- Celebrates 125 year legacy by launching “Greening Botswana” campaign
- 12,500 indigenous plants to be planted nationwide by June 2023
- CEO: “I am here today to re-emphasise our commitment to Botswana”
The CEO of Standard Chartered Bank Botswana, Mpho Masupe, says the commitment of the country’s oldest financial institution to becoming a sustainable and responsible bank encapsulates the way the bank does business in the communities in which it operates.
Masupe was speaking at an event where Standard Bank donated 125 indigenous trees to Itumeleng Primary School in Gaborone recently. Using the occasion as an opportunity to launch its “Greening Botswana” campaign, the bank unveiled its plans to plant 12,500 indigenous plants across Botswana by June 2023. Masupe noted that as the world evolves, StanChart must adapt and adjust to new challenges such as the pressures of global warming that visibly affect the world and how business is done.
“The United Nations notes that greenhouse gas emissions are at their highest levels in 2 million years and continue to rise,” he pointed out, adding that 2015 to 2019 were the five warmest years on record while 2010-2019 was the warmest decade on record. “We know that the Botswana Government has signed up to the Paris Agreement and that Botswana is carefully tracking our commitment to have reduced our carbon emissions by 15 percent by the year 2013,” Masupe said. He noted that the government’s efforts to curb climate change align closely to the bold stand of ensuring that the Standard Chartered footprint reaches net zero by the 2050.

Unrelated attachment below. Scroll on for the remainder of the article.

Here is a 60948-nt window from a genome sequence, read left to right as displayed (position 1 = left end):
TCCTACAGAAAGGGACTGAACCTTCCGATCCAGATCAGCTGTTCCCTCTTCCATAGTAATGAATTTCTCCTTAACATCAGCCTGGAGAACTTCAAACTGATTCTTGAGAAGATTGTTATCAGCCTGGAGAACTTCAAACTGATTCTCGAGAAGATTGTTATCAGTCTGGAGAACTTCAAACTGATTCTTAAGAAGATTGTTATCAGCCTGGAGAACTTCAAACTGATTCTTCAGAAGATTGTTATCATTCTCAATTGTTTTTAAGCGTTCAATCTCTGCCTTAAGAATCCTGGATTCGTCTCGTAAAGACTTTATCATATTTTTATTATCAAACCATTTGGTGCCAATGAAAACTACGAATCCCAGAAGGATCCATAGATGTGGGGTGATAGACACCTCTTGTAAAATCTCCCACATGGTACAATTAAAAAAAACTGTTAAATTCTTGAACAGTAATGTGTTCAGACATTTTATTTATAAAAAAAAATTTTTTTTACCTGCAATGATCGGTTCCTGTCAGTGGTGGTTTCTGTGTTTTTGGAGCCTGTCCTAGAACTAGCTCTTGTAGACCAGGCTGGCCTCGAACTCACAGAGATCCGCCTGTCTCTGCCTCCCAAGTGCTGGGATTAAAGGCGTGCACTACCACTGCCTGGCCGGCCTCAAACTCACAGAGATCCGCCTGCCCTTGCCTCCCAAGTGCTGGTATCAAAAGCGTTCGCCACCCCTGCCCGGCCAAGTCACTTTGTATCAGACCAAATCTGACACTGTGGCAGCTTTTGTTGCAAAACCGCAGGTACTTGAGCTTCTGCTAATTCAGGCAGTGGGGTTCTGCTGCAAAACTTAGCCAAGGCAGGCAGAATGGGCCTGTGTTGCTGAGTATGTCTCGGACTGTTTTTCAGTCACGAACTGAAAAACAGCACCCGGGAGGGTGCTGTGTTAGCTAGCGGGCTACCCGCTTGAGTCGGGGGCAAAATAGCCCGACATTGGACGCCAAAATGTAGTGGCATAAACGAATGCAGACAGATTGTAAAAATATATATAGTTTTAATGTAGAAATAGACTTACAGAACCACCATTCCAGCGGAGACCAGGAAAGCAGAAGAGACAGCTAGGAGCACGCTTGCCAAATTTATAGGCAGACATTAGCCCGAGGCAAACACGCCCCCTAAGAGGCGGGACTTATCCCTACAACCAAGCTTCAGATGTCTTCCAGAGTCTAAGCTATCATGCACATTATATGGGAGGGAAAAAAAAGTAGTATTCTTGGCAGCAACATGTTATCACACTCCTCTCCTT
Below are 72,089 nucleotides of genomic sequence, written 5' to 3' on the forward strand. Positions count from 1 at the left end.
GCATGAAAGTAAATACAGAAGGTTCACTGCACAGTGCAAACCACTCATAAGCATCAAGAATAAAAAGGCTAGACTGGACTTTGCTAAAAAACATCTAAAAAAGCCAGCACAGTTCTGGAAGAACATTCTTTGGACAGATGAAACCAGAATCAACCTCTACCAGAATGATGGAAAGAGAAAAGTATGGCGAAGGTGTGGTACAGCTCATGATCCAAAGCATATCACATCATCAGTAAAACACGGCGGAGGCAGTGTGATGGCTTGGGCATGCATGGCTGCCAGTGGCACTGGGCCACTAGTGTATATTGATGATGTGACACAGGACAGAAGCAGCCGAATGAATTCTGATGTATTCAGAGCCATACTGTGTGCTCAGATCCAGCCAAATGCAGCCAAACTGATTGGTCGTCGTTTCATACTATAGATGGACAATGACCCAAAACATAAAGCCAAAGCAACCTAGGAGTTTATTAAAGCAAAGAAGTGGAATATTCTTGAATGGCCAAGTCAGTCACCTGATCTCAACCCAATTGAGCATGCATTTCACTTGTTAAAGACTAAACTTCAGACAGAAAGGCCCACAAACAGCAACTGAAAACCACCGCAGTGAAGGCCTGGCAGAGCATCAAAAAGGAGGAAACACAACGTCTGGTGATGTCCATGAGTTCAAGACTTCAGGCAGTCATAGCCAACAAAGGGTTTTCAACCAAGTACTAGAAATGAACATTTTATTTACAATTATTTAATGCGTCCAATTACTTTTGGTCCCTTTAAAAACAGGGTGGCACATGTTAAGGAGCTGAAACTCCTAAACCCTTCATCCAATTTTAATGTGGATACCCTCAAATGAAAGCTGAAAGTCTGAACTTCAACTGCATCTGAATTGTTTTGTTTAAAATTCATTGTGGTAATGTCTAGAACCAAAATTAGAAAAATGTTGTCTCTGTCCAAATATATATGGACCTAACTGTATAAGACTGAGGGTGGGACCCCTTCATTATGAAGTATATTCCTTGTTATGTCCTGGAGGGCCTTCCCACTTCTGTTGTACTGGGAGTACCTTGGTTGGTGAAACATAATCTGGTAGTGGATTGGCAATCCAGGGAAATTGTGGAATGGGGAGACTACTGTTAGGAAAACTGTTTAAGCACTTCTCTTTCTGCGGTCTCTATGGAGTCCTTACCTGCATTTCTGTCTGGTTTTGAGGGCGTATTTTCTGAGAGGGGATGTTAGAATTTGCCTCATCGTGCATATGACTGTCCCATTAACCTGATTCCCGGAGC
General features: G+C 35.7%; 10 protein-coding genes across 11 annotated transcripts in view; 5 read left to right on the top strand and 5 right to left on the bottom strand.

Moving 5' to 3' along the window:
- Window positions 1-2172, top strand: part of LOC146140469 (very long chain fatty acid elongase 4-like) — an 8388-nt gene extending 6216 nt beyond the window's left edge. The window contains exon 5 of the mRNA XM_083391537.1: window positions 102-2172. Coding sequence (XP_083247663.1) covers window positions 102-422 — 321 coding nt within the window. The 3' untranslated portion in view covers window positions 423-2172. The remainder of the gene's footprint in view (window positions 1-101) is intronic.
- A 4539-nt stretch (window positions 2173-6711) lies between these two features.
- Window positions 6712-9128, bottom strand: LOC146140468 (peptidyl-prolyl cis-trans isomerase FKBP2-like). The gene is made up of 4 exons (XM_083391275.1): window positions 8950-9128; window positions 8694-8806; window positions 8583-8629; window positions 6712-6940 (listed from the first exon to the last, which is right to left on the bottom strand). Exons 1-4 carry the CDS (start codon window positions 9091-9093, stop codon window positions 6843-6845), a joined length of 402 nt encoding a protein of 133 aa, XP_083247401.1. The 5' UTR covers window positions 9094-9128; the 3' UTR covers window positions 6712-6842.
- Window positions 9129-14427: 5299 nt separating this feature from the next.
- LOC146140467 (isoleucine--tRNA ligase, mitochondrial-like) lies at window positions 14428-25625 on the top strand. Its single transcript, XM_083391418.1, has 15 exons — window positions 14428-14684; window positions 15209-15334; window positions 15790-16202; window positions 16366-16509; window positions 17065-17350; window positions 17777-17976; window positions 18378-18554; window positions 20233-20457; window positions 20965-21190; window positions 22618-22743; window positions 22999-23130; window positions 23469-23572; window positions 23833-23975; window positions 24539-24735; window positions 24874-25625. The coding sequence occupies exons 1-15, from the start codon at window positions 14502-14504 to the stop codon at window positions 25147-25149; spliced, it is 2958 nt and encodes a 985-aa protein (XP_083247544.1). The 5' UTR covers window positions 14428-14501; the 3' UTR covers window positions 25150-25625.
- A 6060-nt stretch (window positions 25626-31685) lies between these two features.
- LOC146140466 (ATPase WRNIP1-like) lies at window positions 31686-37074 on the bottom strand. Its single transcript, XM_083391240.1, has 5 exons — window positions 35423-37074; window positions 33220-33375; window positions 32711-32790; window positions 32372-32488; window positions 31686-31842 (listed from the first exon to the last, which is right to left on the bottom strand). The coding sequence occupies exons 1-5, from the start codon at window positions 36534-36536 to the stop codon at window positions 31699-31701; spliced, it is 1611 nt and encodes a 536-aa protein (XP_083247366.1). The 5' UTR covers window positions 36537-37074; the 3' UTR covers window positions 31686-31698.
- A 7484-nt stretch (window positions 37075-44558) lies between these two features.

The bank, he stated, is well on its way to achieving this with projects such as the recently launched Main Mall Branch, which is solar powered, and the energy saving Express Banking Centre in Lobatse. “We have now started thinking about how to impact the communities around us,” he said. “We specifically wanted to ensure that our communities not only benefit from our sustainability efforts, but more than that, that we leave a footprint that will live beyond all of us sitting here today.”
Standard Chartered Bank Botswana says the project is part of celebrating its 125-year legacy in Botswana and aims to green the country through indigenous trees specifically where Batswana converge in large numbers like healthcare centres, dikgotla and schools. “This challenge for Standard Chartered is symbolic of our 125-year legacy but is also a commitment to another 125years in Botswana,” Masupe said. “The trees that we plant today are a testament to our being rooted in Botswana. “As we have transformed our operating model to become digital, some have questioned our commitment to Botswana. I am here today to re-emphasise our commitment to Botswana.”